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Webster City installed new speed cameras at four locations late last year. After a 30-day warning period, the cameras began issuing citations on Nov. 17, 2023.

Two of these traffic cameras were placed on rural Highway 20. We asked the city how many accidents occurred at the location of the cameras from January of 2020 until the cameras were put in place.

The answer? Zero.

The cameras were placed on Highway 20 east of the Highway 17/Superior Street interchange as well as on Highway 17/Superior Street near Millard’s Lane.

According to a release from the city, only vehicles traveling in excess of 11 miles an hour over the speed limit will receive a violation notice. The tickets are not reported to the vehicle owner’s insurance company or reported against their driver’s license. Violation penalties begin at $105 and increase based on the severity of the offense.

During the warning period, which covered Oct. 18-Nov. 16, a whopping 7,015 warnings were issued. The fastest speeds recorded were:

101 miles an hour at Briggs Road and Millards Lane (northbound)
109 miles an hour at Briggs Road and Millards Lane (southbound)
109 miles an hour at US HWY 20 near Rte. 17 (eastbound)
113 miles an hour at US HWY 20 near Rte. 17 (westbound)

In total, 10,109 citations have been issued from the four cameras since Nov. 17.

There have been:

4,306 citations on US HWY 20 (eastbound)
3,681 citations on US HWY 20 (westbound)
1,768 citations on Briggs Wood Rd at Millards Lane (southbound)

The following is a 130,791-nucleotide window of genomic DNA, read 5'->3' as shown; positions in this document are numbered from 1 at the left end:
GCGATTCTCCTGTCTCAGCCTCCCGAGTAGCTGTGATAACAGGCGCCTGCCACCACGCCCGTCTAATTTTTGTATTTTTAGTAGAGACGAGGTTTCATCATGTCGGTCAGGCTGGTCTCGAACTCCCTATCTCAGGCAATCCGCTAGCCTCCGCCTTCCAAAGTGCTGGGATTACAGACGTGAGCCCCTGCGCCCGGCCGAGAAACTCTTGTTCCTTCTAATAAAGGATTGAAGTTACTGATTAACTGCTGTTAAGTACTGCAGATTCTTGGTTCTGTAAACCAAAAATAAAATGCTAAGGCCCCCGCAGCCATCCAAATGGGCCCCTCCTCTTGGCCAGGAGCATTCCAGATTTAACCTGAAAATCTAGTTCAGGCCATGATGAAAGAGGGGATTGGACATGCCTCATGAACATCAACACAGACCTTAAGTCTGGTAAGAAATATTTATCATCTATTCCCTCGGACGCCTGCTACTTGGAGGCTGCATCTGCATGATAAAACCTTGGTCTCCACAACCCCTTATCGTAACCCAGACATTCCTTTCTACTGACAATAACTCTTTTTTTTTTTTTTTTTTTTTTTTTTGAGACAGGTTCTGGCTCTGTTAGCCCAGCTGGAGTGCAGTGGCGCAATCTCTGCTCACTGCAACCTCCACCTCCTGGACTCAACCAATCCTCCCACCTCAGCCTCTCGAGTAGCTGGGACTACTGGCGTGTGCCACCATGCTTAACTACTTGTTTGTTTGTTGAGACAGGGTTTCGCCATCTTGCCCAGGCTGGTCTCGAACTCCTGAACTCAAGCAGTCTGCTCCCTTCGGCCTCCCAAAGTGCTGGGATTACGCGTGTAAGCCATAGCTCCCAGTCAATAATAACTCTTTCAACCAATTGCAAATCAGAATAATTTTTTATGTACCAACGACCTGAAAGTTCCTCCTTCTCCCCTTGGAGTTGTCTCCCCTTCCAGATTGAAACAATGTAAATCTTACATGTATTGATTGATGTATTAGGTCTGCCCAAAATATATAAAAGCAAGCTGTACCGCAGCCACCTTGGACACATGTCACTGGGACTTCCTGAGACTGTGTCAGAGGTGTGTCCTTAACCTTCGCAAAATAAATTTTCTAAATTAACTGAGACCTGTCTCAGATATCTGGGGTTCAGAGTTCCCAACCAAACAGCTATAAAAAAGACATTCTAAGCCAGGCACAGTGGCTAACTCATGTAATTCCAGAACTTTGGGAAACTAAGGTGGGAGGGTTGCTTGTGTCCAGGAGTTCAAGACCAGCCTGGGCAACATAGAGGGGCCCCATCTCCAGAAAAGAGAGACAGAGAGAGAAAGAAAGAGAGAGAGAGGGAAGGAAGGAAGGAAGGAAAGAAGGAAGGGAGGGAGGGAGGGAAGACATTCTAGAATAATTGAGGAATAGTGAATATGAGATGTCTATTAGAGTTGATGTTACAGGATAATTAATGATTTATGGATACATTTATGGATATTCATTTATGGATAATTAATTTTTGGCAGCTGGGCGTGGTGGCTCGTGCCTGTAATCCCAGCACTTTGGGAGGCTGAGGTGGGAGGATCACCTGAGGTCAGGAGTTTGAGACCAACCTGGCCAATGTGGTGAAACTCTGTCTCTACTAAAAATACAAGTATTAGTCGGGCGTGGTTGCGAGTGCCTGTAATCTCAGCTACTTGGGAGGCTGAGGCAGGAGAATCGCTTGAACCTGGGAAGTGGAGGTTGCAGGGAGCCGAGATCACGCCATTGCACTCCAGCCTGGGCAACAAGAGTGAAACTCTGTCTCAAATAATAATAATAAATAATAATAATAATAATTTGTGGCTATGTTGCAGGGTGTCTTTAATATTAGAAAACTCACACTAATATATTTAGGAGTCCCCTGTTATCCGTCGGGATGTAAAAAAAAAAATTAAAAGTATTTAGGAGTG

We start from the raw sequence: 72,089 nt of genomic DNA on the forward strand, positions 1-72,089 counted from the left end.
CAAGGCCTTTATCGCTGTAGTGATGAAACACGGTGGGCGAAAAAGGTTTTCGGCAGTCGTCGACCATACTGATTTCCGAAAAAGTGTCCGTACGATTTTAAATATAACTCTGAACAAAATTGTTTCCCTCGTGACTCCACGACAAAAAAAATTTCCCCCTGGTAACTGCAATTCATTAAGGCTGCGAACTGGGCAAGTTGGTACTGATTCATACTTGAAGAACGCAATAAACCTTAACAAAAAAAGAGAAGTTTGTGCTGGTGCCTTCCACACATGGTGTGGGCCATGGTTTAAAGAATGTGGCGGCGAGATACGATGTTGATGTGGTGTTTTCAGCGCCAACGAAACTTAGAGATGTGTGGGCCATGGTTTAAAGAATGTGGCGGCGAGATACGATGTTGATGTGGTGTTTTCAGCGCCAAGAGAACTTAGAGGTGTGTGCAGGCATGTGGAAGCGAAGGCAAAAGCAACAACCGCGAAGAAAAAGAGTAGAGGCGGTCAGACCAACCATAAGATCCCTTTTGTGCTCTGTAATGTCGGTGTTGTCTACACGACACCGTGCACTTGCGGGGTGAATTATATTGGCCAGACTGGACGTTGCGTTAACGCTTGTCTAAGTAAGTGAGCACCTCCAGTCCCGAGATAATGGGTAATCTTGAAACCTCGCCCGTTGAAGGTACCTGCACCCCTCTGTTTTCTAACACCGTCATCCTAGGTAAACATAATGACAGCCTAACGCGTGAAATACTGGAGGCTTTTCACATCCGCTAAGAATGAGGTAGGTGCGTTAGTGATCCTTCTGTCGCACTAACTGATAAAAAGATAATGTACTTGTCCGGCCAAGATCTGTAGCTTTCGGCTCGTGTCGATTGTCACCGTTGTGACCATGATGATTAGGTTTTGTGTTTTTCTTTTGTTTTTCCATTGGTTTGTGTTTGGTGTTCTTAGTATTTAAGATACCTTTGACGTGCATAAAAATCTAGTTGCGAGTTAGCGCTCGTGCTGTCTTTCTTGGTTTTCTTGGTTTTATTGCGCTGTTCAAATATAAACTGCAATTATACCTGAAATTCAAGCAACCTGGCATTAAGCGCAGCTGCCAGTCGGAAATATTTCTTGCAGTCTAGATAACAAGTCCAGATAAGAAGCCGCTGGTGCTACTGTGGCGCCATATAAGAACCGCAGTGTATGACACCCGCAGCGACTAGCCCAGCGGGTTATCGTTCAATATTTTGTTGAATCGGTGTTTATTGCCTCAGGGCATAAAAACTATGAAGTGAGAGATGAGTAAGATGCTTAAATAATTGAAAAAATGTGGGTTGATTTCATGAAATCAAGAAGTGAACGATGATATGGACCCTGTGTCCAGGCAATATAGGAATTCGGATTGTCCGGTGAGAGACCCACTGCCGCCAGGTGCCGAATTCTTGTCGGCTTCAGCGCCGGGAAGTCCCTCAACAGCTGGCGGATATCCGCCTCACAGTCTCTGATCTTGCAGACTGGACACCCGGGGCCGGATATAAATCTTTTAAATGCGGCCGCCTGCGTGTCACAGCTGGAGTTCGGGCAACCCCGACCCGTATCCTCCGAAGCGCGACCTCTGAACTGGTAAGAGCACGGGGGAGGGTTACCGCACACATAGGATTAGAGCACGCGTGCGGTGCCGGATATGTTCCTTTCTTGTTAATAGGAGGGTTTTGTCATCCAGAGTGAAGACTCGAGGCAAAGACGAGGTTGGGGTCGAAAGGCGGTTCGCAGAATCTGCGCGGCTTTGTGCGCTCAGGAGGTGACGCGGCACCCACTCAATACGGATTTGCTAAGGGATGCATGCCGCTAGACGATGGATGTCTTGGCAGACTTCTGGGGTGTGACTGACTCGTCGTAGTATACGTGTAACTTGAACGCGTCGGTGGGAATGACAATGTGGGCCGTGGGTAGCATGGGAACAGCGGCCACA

354 citations on Briggs Woods Rd at Millards Lane (northbound)

As of Jan. 21, 9,479 of those citations have been issued, totaling a whopping $1,021,280. The city has collected payment for 4,136 of the citations, resulting in $444,680. The city’s portion is $299,920 while the rest of the $144,760 goes elsewhere.

In November of 2022, a memo was sent to the mayor and city council from former city manager Daniel Ortiz-Hernandez and police chief Shiloh Mork. The memo stated that deployment of automated traffic enforcement cameras is intended to “augment a community’s police department’s traffic enforcement resources in order to reduce speed-related collisions.”

“Such systems are meant to enhance safety and seek to alter driver’s behaviors that are attributed to crashes,” the memo stated.

As previously stated in this story, Webster City officials told The Iowa Standard not a single crash had happened on Highway 20 where the traffic cameras were installed since January of 2020.

According to the presentation by Sensys Gatso Group at a Dec. 19, 2023 council meeting, programs in Iowa by SGG had issued 1,760,312 citations in the state with more than 60 systems installed.

That same presentation said there had been 573 crashes in Webster City since January of 2017 resulting in 233 injuries and one death — according to the Iowa DOT. However, none of those crashes since January of 2020 took place where the cameras are located on Highway 20.

The same presentation noted fees are generally $35-$40 per paid violation based on enforcement solution(s) and the size of a program.

Author: Jacob Hall


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